Quaiff to finish term before stepping aside for 2018 municipal election

Robert and Susan Quaiff met with media outside Shire Hall on Monday. (Chad Ibbotson/Gazette staff)




Mayor Robert Quaiff won’t be seeking re-election come October.

Quaiff, with wife Susan at his side, met with local media outside Shire Hall on Monday morning to make the announcement. After a tough provincial run that saw the Liberal candidate earn 7,512 ballots — about 14.9 per cent of the vote — across the Bay of Quinte riding, Quaiff said he took the weekend to contemplate his future.

“We decided over the weekend that it’s time to take a rest and I’m announcing today that I’m not seeking re-election in the upcoming run for mayor,” he said. “I’ll step back and I’ll let those interested individuals come forward.”

He’ll now return to the Shire Hall horseshoe to finish the remaining six months of his tenure as mayor and said he’ll continue to fulfill his duties and hold his head high. After that, he said he’ll look forward to spending more time with his grandchildren and wife of 41 years.

“It’s time that I enjoyed my seven grandbabies and my wife,” Quaiff said, getting choked up. “She’s the one who has stood by me through this whole thing, she’s the one that gave me encouragement, she’s the one that was always by my side and encouraged me to do what I did. I love Prince Edward County — that’s the bottom line for me.”

With the wave of Progressive Conservative support that swept across the province on June 7, Quaiff said the best thing for Prince Edward County is to have a new mayor step in and build a positive relationship with the PC government.

“It was easy for me to talk to the Liberals, I don’t know if the same relationship would be there with the PCs,” he said.

Quaiff congratulated MPP Todd Smith on his re-election and said he felt Smith would continue to represent the riding to the best of his ability.

Reflecting on his time as mayor, Quaiff said there have been many projects for this council to be proud of. He pointed to the reconstruction of Picton Main Street and rehabilitation of County Rd. 3. When the term began, Quaiff said, many developers were exasperated with the municipality’s development process.

“We heard developers were not happy, they didn’t care if they built a home in Prince Edward County,” he said. “Now we have 1,800 new builds in the process.”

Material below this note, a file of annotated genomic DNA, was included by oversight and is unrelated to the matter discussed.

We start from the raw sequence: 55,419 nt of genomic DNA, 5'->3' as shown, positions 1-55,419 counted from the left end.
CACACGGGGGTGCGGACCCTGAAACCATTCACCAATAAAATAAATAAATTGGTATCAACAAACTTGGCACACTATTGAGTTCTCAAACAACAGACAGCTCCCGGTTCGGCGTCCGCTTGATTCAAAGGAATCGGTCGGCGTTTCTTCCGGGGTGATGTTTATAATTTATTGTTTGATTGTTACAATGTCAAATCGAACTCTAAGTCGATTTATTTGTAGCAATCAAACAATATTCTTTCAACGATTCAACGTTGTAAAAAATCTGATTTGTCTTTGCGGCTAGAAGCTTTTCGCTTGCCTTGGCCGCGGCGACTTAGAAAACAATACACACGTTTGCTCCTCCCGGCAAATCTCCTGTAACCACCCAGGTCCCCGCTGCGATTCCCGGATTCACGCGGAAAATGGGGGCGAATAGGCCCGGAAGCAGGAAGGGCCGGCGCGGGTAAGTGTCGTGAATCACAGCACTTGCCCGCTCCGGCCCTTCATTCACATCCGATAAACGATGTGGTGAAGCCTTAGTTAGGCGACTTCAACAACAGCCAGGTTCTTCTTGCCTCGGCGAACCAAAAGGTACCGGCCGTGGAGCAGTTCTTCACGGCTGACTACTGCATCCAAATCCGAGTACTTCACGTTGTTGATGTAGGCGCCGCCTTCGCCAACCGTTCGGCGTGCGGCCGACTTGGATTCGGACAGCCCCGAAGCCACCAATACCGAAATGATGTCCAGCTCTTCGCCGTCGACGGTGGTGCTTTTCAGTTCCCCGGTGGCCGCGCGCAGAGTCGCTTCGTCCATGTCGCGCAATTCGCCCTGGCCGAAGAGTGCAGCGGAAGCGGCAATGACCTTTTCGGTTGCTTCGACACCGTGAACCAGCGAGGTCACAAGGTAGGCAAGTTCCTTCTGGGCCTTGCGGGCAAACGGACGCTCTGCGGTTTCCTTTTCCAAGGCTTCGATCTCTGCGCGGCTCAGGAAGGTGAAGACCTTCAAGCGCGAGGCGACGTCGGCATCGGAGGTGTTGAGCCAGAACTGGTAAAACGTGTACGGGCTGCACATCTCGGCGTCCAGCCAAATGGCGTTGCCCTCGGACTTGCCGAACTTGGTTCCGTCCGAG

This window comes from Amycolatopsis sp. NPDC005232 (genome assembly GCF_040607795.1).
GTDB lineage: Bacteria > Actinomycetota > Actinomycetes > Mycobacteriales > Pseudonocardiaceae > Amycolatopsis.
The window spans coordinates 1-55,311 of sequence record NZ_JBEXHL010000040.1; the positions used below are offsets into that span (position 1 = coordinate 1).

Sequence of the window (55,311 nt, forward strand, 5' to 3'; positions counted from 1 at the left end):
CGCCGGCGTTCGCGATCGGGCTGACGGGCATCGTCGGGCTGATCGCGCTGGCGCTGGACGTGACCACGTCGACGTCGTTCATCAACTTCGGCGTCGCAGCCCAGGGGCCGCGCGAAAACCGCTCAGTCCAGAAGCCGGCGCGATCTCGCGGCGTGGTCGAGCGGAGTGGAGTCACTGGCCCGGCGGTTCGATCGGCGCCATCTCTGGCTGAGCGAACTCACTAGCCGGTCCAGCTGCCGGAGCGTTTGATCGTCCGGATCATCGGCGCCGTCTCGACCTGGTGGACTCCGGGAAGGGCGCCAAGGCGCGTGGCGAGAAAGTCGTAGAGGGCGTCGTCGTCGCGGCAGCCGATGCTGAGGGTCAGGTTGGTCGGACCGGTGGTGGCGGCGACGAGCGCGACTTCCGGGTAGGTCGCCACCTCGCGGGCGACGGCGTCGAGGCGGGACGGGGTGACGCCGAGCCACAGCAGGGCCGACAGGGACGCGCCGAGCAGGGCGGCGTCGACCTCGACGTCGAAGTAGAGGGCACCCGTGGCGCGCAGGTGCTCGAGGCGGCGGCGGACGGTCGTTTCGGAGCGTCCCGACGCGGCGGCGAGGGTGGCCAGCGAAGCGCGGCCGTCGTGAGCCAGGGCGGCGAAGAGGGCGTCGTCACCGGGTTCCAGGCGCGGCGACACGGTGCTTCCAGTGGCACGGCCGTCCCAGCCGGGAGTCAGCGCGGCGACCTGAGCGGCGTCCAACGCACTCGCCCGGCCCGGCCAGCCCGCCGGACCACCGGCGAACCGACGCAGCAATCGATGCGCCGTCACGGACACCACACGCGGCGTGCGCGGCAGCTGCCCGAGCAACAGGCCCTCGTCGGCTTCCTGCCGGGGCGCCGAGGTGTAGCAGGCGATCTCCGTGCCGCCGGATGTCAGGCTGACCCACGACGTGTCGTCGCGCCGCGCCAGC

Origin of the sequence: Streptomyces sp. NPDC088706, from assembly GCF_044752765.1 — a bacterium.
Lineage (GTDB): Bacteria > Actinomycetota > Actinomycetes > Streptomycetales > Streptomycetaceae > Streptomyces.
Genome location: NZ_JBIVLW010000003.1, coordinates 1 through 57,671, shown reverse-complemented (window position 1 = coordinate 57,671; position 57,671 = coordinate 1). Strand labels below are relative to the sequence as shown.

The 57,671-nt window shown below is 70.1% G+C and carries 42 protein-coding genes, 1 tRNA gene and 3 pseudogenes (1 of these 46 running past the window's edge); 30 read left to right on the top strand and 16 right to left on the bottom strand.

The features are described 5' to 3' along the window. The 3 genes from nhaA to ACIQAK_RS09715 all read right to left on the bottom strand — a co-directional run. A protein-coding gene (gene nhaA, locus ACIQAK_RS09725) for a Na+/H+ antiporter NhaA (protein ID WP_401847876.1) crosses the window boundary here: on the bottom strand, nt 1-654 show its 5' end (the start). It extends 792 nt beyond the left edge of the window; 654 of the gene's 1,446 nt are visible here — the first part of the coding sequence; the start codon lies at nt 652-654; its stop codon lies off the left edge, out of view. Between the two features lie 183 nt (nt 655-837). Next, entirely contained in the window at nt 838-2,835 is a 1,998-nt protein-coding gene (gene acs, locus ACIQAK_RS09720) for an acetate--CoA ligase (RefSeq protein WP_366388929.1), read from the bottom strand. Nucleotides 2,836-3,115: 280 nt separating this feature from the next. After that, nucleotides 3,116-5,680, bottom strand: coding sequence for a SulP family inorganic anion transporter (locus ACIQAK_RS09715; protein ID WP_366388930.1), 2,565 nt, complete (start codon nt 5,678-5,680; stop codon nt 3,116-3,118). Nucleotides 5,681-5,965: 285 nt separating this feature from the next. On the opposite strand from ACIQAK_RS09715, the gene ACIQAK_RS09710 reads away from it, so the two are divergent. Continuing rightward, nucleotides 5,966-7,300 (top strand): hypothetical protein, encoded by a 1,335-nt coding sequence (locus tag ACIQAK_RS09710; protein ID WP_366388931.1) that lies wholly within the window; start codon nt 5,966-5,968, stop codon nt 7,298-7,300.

A contributing factor in that success is the ubiquitousness of the County’s brand, he said, which has continued to flourish over the last few years.

“During my campaign last month we went to a lot of doors and a lot of residents said ‘we’ve heard a lot about you and your council, you guys have run a good municipal environment over there’ and that made me feel really, really good,” said Quaiff.

He also pointed to County Rd. 49 and the completion of an engineering study that puts the municipality in a good position to utilize funding for the project should it become available in the future.

“A lot of things that I think go unnoticed started to happen and I feel good at the end of the day — this council did a great job,” he said.

However, the last few months have been exhausting. With stints as the councillor for North Marysburgh, chair of the Prince Edward County Police Services Board, mayor, and a representative on the Eastern Ontario Mayors’ Caucus, Eastern Ontario Wardens’ Caucus, Association of Municipalities of Ontario, and coming off a run for MPP — Quaiff he said he’s beginning to wind down after 17 combined years of public service.

Asked whether that meant his political career was over, Quaiff was non-committal.

“I would say it’s pretty close — I’m 64, I’ll be 65 in November,” he said. “The provincial election is four years away, so I’ll be 69. I would say I’m pretty close to having my career finished.”

To this point, only current South Marysburgh councillor Steve Ferguson has put forward his name for the upcoming mayoral race. Quaiff said he wouldn’t endorse any candidate. He did encourage more residents — especially women — to run for municipal office.

“I would like to see more females put their name in to run for council, they bring a really good perspective to the table and good discussion,” he said. “I know there are a lot of good candidates out there and I’d like to see them come out.”

Flanking Quaiff and beaming during the announcement, Susan said she feels great about the decision.

“I think it’s time he took a little rest,” she said. “I have aging parents who live in the community as well and I still work full time, so he’s got lots to do.”